A Discussion Series on Cultural Diversity: Cross-Cultural Understanding and Misunderstanding: Cultural Bias

What is Cross-Cultural Understanding?

In a nutshell, cross cultural understanding is when we learn to not only tolerate but respect other people’s culture and their views. This means that we look forward to truly changing the way we think about our own understanding of cultures. Cross cultural understanding allows us to abandon this idea that a view is ‘wrong’ to that a view is just ‘different’ from ours. Ultimately, we strive towards accepting and appreciating that a ‘different’ view can be just as valuable as our own. Hopefully, we’re able to not only tolerate difference but celebrate it globally. In many cases, all of us on a subconscious level have our own cultural code which we use to determine whether we think a view or behaviour is “right” or “wrong”. However, applying our own code often leads to misinterpretation about the intentions and behaviours of others.

“Unfortunately, people often think that their own way is the right way. Thinking that someone else is wrong or disrespectful because they do not follow our customs and beliefs leads to cross-cultural misunderstanding.” (Thinking Consortium, 2011)

What is Cultural Bias?
Cultural Bias is when we judge and interpret situations, communities, behaviours and views by standards that are intrinsic to our own culture. Cultural bias is grounded in assumptions we have about the way the world works and how others should behave and what their actions mean. Some examples of cultural biases are : language interpretation, what we believe is right and wrong, racial biases, religious belief and relationships (family, romantic and platonic).

There are actually two distinct kinds of cultural bias:

Explicit Bias: This is when an individual is conscious about their feelings and attitudes and any behaviour that is related to the bias is intentional.
Implicit Bias: This is when an individual is unconscious about their feelings and attitudes and is unaware of the bias that is directing or controlling their behaviour and feelings.

Both of these biases can work together or on their own to form what is called ‘confirmation bias’. This becomes especially problematic when we try to understand other cultures by using our own code to decide whether others are ‘right’ or ‘wrong’. Confirmation bias is when we find new evidence and use it to confirm a belief we already have while at the same time disregarding the possibility that this new evidence could actually prove our belief is false.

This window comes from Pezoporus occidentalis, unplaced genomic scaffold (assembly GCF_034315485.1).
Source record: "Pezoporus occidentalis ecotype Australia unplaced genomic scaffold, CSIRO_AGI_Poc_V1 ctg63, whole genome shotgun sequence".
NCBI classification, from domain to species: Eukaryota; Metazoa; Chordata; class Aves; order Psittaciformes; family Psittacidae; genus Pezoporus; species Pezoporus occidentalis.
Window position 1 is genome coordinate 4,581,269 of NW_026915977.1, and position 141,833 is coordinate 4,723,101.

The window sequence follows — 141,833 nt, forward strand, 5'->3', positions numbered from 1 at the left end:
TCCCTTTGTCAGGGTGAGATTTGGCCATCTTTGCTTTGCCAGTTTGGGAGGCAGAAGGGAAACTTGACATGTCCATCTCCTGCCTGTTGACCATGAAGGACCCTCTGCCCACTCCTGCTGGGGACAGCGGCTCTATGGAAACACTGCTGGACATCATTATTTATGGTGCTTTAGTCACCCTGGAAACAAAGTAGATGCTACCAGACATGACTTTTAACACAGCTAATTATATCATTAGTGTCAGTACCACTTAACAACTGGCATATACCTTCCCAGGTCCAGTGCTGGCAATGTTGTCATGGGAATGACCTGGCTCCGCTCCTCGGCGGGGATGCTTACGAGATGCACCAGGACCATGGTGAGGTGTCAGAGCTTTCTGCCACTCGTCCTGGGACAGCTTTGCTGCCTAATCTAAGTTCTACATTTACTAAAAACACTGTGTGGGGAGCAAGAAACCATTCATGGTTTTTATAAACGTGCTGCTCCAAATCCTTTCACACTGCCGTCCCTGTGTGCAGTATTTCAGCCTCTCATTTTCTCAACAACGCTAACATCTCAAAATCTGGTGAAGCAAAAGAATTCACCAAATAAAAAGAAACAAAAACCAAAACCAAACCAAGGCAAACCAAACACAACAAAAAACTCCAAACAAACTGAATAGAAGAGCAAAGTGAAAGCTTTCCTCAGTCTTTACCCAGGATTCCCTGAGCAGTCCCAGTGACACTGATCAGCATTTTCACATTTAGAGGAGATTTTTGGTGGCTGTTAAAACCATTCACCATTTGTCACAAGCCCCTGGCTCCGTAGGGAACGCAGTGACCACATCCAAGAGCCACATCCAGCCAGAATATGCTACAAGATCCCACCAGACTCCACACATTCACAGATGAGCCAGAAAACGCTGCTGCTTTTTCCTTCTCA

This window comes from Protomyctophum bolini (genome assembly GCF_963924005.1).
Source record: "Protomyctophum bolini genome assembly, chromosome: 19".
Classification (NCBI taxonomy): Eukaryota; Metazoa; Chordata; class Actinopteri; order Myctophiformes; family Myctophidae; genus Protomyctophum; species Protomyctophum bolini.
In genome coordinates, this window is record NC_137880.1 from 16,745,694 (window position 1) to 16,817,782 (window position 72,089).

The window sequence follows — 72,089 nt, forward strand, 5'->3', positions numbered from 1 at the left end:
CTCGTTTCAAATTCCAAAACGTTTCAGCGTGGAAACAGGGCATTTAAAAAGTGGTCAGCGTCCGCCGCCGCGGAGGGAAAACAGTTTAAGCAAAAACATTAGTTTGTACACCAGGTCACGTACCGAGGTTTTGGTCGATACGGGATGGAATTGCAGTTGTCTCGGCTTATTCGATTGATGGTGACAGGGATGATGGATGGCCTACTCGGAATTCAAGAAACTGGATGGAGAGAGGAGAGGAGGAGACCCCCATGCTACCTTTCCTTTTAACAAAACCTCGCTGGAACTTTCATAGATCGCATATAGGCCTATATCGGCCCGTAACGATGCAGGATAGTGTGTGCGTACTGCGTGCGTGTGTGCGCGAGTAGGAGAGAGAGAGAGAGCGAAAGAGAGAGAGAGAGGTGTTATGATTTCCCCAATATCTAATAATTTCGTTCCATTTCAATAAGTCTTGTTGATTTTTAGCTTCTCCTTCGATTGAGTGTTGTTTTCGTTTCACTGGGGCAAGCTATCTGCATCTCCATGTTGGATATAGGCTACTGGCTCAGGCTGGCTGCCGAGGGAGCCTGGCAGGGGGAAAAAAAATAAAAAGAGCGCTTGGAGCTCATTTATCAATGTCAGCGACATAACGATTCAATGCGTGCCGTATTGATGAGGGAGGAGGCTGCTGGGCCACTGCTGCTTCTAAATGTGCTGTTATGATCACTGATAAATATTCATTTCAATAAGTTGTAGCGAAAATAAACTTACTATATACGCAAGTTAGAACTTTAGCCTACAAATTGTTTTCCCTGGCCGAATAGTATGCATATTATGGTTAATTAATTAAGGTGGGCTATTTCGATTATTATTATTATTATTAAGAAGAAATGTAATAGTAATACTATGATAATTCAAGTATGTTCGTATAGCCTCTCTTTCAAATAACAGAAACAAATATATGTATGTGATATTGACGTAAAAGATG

The Debate on Monocultural vs. Multicultural Societies
How does cross-cultural understanding affect living in an increasingly globalized world? One of the biggest challenges we face is learning how to coexist in a society where minorities are living with racially and religious dominant majorities. How do we manage to create a society in which both can live freely? Should the minorities assimilate into the majority’s culture or not?

At the end of the day we must ask ourselves “What kind of society do we want to live in?”

Monoculturalism is the idea that the majority of a country dictates its own culture as the correct culture and the only culture which is, and should be, allowed. Others with different ethnicities, backgrounds and religions are allowed to live freely in the country, but their culture shouldn’t interfere with the nations. Often, people are forced to abandon their own culture and assimilate into the monocultural society of the country. Multiculturalism, on the other hand, is when a nation tolerates and makes all the different cultures inclusive. Some Western countries, Canada and Australia have a national policy in which all religions, ethnicities and cultures of different communities are respected and their cultural rights protected. However, this doesn’t apply to the country’s legal system. All cultures must adhere to the secular law and any other kind of legal system, such as sharia law , or practise , such as honour killings, are prohibited.

However, the challenge of monocultural vs. multicultural societies is nothing new. In the 1960s, after the independence of former European colonial empires, various European societies allowed different ethnic minorities and cultures to become a part of their societies. Since most European societies were monocultural, there was an expectation that people from different cultures and ethnicities should assimilate; however this idea was better in theory than in practise, which at large is still the same issue we face today. In reality, these people were treated with prejudice and only ‘tolerated’ if they obeyed the laws and social expectations of the country’s culture. This resulted in over two generations of European societies divided over whether the growing minorities should coexist alongside them (multicultural society) or if they should assimilate into their society (Monocultural society).